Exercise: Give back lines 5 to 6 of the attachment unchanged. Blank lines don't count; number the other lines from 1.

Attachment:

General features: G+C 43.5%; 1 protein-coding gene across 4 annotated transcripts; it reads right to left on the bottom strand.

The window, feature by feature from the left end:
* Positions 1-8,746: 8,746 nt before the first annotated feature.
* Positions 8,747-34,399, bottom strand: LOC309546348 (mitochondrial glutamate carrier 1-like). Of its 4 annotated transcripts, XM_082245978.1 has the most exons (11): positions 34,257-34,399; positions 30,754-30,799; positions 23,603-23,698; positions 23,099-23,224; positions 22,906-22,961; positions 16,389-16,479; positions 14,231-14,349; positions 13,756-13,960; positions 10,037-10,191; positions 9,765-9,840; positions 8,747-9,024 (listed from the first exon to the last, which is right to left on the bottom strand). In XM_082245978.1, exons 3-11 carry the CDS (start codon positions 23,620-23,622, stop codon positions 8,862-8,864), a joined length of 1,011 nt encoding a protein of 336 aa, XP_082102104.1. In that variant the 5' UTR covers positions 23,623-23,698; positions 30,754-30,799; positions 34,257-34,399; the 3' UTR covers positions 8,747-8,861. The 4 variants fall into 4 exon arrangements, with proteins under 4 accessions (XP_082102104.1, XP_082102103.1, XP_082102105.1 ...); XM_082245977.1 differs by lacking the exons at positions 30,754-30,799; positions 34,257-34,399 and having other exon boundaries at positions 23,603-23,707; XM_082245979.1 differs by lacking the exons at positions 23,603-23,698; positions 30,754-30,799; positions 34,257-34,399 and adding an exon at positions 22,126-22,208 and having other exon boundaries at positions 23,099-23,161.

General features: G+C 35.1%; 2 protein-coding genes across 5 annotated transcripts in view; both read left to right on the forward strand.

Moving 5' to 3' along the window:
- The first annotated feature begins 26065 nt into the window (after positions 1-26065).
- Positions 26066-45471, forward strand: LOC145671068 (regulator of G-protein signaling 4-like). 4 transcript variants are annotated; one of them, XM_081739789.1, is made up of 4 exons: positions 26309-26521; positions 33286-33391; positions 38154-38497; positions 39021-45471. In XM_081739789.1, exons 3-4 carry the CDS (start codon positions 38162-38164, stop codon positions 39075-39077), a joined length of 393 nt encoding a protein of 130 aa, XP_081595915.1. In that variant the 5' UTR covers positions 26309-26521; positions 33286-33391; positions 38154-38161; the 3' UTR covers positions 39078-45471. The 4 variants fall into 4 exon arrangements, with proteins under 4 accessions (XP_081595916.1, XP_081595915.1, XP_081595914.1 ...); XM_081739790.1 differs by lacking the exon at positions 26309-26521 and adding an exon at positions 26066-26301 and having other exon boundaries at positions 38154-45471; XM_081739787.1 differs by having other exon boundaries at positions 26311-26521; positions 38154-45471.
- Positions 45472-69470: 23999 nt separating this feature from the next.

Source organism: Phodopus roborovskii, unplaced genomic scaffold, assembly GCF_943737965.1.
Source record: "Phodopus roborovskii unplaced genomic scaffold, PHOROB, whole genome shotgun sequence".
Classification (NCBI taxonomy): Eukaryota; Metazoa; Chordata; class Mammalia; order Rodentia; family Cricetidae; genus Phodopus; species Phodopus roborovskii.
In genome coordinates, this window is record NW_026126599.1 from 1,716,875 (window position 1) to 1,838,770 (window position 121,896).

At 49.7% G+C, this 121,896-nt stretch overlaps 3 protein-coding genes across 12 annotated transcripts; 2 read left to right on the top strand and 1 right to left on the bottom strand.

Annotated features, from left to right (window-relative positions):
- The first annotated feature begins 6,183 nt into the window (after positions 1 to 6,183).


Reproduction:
General features: G+C 35.1%; 2 protein-coding genes across 5 annotated transcripts in view; both read left to right on the forward strand.

Moving 5' to 3' along the window: